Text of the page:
Kevin Smith Donating Residuals from Weinstein-Made Movies to Women in Film

"No f--king movie is worth all this," he says on recent Hollywood Babble-On podcast

"No fucking movie is worth all this," filmmaker Kevin Smith says on recent Hollywood Babble-On podcast. Credit: Matt Sayles/AP

Kevin Smith's allegiance to Harvey Weinstein dissolved earlier this month amid reports that the now-disgraced movie mogul had sexually assaulted or harassed dozens of women in the industry over the years.

And on October 13th, the filmmaker decided to take action to show his solidarity for those who have suffered abuse  – at the hands of Weinstein or otherwise.

"My entire career is tied up with this man," Smith said during his Hollywood Babble-On podcast. "It's been a weird fucking week. I just wanted to make some fucking movies, that's it. That's why I came, that's why I made Clerks."

Smith pledged to donate the residuals from his Weinstein-backed films to the nonprofit Women in Film, which "advocates for and advances the careers for women working in the screen industries."

"No fucking movie is worth all this. Like, my entire career, fuck it, take it," he continued. "It's wrapped up in something really fucking horrible. I'm not looking for sympathy. I know it's not my fault, but I didn't fucking help. I sat out there talking about this man like he was a hero, like he was my friend, like he was my father and shit like that."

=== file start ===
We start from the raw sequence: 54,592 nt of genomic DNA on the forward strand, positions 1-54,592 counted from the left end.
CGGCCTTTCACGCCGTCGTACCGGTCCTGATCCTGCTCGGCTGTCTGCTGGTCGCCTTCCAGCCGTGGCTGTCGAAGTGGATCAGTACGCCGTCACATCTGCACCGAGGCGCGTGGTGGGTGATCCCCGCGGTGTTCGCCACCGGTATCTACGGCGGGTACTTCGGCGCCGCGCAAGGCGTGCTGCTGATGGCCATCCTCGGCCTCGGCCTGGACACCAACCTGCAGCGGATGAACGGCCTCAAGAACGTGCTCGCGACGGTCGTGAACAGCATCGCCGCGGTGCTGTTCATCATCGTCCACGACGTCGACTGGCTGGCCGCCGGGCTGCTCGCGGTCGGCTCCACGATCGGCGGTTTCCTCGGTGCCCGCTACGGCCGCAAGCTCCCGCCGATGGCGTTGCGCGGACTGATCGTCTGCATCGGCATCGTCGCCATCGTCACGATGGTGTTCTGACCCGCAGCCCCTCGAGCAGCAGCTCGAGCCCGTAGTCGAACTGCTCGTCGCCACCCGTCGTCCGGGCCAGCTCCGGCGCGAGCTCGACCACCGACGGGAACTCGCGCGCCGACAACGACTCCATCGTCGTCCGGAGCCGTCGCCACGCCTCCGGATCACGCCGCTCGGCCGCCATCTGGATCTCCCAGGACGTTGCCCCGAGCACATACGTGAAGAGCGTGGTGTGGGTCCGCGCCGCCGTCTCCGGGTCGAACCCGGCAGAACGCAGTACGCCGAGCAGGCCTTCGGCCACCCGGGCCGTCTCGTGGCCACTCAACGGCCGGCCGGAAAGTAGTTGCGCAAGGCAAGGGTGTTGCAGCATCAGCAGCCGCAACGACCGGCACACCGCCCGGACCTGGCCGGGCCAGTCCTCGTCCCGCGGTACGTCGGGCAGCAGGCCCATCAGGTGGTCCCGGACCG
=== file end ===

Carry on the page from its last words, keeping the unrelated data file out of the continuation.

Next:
Smith's working relationship with Weinstein dates back to 1994, with his first flick, cult favorite Clerks, and has continued through other hits such as Mall Rats, Dogma, Jay and Silent Bob Strike Back and Zack and Miri Make a Porno. According to Smith, Weinstein even approached the filmmaker in recent months about making a Dogma 2, but Smith turned down the offer.

Earlier this month, following the headline-making news of Weinstein's many alleged indiscretions, Smith took to Twitter to denounce the producer’s actions and express shame for not knowing or doing better.

"He financed the first 14 years of my career," he wrote on October 9th. "And now I know while I was profiting, others were in terrible pain. It makes me feel ashamed."

A spokesperson for Women in Film told The Hollywood Reporter that Smith came up with the idea to donate his films' residuals to the nonprofit org himself, and noted that the filmmaker and WIF will be figuring out logistics in the immediate future.